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<p>The reliability of systems that employ fault tolerance at two different hierarchical levels is considered. It is assumed that the system consists of a two-dimensional array of components. Each component is reliable as long as it has been afflicted by no more than t faults; when t+1 faults occur in a particular component, the component ceases to be reliable. Furthermore, the system remains operative as long as no more than one component in any row is unreliable. Generalizing the techniques used to analyze the well-known 'birthday surprise' problem of applied probability makes it possible to derive an approximation to the average number of faults needed until the system fails. Applications include random access memory systems with chip-level and board-level coding as well as fault-tolerant systolic arrays.</p>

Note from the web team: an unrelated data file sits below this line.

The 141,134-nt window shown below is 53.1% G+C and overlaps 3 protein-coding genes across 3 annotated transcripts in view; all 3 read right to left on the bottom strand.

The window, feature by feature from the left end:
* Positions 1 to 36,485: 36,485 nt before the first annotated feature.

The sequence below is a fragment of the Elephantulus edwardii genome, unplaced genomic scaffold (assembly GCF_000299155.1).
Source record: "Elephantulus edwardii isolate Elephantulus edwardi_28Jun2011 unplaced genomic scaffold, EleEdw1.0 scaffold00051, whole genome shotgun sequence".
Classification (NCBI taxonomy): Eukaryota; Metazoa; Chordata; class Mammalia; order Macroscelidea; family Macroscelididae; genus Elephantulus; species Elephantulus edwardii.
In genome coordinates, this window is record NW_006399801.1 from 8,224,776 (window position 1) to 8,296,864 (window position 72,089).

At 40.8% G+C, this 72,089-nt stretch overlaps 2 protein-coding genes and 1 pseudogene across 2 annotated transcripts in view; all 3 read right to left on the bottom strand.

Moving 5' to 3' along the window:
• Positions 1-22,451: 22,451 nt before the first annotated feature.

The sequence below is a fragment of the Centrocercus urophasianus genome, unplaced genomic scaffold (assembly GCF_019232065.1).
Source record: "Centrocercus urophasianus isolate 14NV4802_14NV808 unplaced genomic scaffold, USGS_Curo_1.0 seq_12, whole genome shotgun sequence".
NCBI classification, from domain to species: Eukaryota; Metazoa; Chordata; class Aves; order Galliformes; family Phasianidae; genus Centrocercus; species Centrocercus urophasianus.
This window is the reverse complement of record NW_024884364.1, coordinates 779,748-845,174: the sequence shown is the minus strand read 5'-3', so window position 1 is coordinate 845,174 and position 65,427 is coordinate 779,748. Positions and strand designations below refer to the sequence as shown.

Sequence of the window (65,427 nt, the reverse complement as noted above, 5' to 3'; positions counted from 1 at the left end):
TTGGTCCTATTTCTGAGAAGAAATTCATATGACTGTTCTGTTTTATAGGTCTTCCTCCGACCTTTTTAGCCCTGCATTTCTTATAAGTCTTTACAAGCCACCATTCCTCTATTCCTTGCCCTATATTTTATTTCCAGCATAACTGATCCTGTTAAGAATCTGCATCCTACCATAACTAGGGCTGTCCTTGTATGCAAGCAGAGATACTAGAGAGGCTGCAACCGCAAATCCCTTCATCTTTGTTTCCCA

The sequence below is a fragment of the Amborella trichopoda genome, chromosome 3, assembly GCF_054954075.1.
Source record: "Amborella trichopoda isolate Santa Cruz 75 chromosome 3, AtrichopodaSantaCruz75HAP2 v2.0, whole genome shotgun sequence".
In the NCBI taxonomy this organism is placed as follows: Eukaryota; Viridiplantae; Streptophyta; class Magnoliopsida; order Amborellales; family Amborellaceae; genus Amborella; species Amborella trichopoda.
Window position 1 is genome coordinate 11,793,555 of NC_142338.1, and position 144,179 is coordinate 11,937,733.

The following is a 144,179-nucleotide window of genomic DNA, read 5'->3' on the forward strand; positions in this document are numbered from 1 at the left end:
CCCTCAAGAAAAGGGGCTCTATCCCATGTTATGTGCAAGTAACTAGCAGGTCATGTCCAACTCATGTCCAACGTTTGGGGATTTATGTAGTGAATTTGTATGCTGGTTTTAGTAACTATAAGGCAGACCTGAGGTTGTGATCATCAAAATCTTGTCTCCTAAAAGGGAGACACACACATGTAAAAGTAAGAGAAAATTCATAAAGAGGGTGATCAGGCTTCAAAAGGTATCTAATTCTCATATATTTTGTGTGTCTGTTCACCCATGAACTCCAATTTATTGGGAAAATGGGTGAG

chip level coding; reliability; fault tolerance; hierarchical levels; two-dimensional array; random access memory systems; board-level coding; fault-tolerant systolic arrays; encoding; fault tolerant computing; random-access storage; systolic arrays.

G. Yang and T. Fuja, "The Reliability of Systems with Two Levels of Fault Tolerance: The Return of the 'Birthday Surprise'," in IEEE Transactions on Computers, vol. 41, no. , pp. 1490-1496, 1992.
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